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Distribution of Hydrogen in the Near Surface of Mars: Evidence for Subsurface Ice Deposits

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Science  05 Jul 2002:
Vol. 297, Issue 5578, pp. 81-85
DOI: 10.1126/science.1073722

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Abstract

Using the Gamma-Ray Spectrometer on the Mars Odyssey, we have identified two regions near the poles that are enriched in hydrogen. The data indicate the presence of a subsurface layer enriched in hydrogen overlain by a hydrogen-poor layer. The thickness of the upper layer decreases with decreasing distance to the pole, ranging from a column density of about 150 grams per square centimeter at –42° latitude to about 40 grams per square centimeter at –77°. The hydrogen-rich regions correlate with regions of predicted ice stability. We suggest that the host of the hydrogen in the subsurface layer is ice, which constitutes 35 ± 15% of the layer by weight.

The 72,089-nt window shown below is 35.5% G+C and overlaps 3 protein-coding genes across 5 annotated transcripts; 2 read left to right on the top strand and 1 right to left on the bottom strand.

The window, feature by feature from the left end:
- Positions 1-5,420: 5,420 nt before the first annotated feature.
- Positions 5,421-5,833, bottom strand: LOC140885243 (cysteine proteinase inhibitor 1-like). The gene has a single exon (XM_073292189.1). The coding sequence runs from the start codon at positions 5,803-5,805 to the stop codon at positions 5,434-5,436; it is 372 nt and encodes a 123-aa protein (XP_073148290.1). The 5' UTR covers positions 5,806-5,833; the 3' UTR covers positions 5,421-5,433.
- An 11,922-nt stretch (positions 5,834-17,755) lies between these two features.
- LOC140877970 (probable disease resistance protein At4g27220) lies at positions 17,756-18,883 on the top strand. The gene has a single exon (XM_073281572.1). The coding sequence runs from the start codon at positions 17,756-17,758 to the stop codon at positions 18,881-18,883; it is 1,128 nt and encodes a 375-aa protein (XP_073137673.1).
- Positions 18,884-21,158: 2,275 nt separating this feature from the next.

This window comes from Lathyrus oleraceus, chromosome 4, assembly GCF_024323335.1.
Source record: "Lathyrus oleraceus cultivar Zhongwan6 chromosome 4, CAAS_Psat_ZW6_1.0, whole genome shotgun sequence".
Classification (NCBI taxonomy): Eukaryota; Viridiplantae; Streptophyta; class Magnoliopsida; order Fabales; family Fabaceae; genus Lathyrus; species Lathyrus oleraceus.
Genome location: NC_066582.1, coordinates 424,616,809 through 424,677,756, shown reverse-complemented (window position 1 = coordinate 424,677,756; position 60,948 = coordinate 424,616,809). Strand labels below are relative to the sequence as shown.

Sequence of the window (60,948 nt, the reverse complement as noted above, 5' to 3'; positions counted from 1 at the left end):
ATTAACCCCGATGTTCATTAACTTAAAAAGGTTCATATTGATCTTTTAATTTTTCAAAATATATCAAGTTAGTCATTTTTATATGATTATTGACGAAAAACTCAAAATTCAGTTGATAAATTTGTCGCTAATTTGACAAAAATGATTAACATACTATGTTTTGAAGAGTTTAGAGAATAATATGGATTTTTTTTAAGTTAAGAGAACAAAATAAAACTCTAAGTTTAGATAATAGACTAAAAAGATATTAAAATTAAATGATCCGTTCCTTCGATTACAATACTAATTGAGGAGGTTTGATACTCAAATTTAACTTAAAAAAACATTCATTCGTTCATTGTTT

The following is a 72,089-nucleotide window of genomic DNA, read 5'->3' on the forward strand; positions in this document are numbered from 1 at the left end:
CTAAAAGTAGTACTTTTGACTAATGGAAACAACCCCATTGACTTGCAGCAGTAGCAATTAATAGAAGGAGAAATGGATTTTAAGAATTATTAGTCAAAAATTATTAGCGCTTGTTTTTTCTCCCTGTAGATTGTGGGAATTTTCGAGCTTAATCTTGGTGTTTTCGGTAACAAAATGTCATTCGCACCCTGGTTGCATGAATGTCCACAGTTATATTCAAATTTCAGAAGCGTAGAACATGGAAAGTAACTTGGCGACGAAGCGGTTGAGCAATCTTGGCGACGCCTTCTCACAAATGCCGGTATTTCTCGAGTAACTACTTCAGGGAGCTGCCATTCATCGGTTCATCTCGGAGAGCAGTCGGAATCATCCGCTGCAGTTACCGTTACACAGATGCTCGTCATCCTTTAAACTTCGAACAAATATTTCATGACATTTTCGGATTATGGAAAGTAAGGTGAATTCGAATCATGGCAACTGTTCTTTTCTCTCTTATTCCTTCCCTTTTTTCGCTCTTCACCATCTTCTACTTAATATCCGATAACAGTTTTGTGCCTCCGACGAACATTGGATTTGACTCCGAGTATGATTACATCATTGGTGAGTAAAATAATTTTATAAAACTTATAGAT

• * To whom correspondence should be addressed. E-mail: wboynton{at}lpl.arizona.edu

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